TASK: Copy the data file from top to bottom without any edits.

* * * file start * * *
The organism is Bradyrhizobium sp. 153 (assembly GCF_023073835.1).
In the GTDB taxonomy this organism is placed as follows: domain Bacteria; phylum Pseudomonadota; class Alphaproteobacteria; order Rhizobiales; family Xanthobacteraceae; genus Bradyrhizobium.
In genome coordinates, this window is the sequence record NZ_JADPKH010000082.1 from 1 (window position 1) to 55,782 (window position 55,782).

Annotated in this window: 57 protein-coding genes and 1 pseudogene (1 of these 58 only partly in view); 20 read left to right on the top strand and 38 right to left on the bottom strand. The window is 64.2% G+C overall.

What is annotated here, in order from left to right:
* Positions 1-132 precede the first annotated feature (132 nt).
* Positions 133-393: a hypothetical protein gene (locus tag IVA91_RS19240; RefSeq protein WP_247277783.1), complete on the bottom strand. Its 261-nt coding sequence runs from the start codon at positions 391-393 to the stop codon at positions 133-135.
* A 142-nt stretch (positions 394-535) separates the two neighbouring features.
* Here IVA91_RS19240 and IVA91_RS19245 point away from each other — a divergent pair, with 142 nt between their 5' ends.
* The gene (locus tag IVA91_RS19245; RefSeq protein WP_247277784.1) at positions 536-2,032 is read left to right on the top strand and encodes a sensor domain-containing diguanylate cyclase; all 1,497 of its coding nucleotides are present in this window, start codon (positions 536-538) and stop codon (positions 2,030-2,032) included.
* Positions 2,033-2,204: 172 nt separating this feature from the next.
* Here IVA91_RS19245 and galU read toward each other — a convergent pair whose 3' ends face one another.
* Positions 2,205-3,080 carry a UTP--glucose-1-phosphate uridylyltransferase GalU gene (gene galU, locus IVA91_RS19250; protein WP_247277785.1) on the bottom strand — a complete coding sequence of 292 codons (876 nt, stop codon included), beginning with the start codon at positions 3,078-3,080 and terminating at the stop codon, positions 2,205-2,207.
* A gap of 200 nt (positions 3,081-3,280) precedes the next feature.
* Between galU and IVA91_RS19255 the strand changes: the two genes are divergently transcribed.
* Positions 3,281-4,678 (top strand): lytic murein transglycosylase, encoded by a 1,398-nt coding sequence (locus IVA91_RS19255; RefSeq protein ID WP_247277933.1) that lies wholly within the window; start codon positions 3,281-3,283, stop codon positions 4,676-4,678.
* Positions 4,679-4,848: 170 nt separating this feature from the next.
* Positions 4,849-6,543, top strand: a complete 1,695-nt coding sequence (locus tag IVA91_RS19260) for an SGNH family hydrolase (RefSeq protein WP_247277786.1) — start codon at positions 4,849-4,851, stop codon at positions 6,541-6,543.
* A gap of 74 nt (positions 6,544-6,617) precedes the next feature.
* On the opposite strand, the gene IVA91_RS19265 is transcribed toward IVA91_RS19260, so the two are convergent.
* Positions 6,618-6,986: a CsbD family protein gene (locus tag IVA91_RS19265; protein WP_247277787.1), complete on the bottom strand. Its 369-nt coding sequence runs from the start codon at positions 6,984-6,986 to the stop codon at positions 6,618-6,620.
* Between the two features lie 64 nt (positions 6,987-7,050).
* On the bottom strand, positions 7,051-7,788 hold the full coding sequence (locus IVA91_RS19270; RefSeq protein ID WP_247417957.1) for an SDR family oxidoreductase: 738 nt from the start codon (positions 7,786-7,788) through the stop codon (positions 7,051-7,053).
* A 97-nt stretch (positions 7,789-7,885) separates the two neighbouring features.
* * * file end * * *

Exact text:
The organism is Bradyrhizobium sp. 153 (assembly GCF_023073835.1).
In the GTDB taxonomy this organism is placed as follows: domain Bacteria; phylum Pseudomonadota; class Alphaproteobacteria; order Rhizobiales; family Xanthobacteraceae; genus Bradyrhizobium.
In genome coordinates, this window is the sequence record NZ_JADPKH010000082.1 from 1 (window position 1) to 55,782 (window position 55,782).

Annotated in this window: 57 protein-coding genes and 1 pseudogene (1 of these 58 only partly in view); 20 read left to right on the top strand and 38 right to left on the bottom strand. The window is 64.2% G+C overall.

What is annotated here, in order from left to right:
* Positions 1-132 precede the first annotated feature (132 nt).
* Positions 133-393: a hypothetical protein gene (locus tag IVA91_RS19240; RefSeq protein WP_247277783.1), complete on the bottom strand. Its 261-nt coding sequence runs from the start codon at positions 391-393 to the stop codon at positions 133-135.
* A 142-nt stretch (positions 394-535) separates the two neighbouring features.
* Here IVA91_RS19240 and IVA91_RS19245 point away from each other — a divergent pair, with 142 nt between their 5' ends.
* The gene (locus tag IVA91_RS19245; RefSeq protein WP_247277784.1) at positions 536-2,032 is read left to right on the top strand and encodes a sensor domain-containing diguanylate cyclase; all 1,497 of its coding nucleotides are present in this window, start codon (positions 536-538) and stop codon (positions 2,030-2,032) included.
* Positions 2,033-2,204: 172 nt separating this feature from the next.
* Here IVA91_RS19245 and galU read toward each other — a convergent pair whose 3' ends face one another.
* Positions 2,205-3,080 carry a UTP--glucose-1-phosphate uridylyltransferase GalU gene (gene galU, locus IVA91_RS19250; protein WP_247277785.1) on the bottom strand — a complete coding sequence of 292 codons (876 nt, stop codon included), beginning with the start codon at positions 3,078-3,080 and terminating at the stop codon, positions 2,205-2,207.
* A gap of 200 nt (positions 3,081-3,280) precedes the next feature.
* Between galU and IVA91_RS19255 the strand changes: the two genes are divergently transcribed.
* Positions 3,281-4,678 (top strand): lytic murein transglycosylase, encoded by a 1,398-nt coding sequence (locus IVA91_RS19255; RefSeq protein ID WP_247277933.1) that lies wholly within the window; start codon positions 3,281-3,283, stop codon positions 4,676-4,678.
* Positions 4,679-4,848: 170 nt separating this feature from the next.
* Positions 4,849-6,543, top strand: a complete 1,695-nt coding sequence (locus tag IVA91_RS19260) for an SGNH family hydrolase (RefSeq protein WP_247277786.1) — start codon at positions 4,849-4,851, stop codon at positions 6,541-6,543.
* A gap of 74 nt (positions 6,544-6,617) precedes the next feature.
* On the opposite strand, the gene IVA91_RS19265 is transcribed toward IVA91_RS19260, so the two are convergent.
* Positions 6,618-6,986: a CsbD family protein gene (locus tag IVA91_RS19265; protein WP_247277787.1), complete on the bottom strand. Its 369-nt coding sequence runs from the start codon at positions 6,984-6,986 to the stop codon at positions 6,618-6,620.
* Between the two features lie 64 nt (positions 6,987-7,050).
* On the bottom strand, positions 7,051-7,788 hold the full coding sequence (locus IVA91_RS19270; RefSeq protein ID WP_247417957.1) for an SDR family oxidoreductase: 738 nt from the start codon (positions 7,786-7,788) through the stop codon (positions 7,051-7,053).
* A 97-nt stretch (positions 7,789-7,885) separates the two neighbouring features.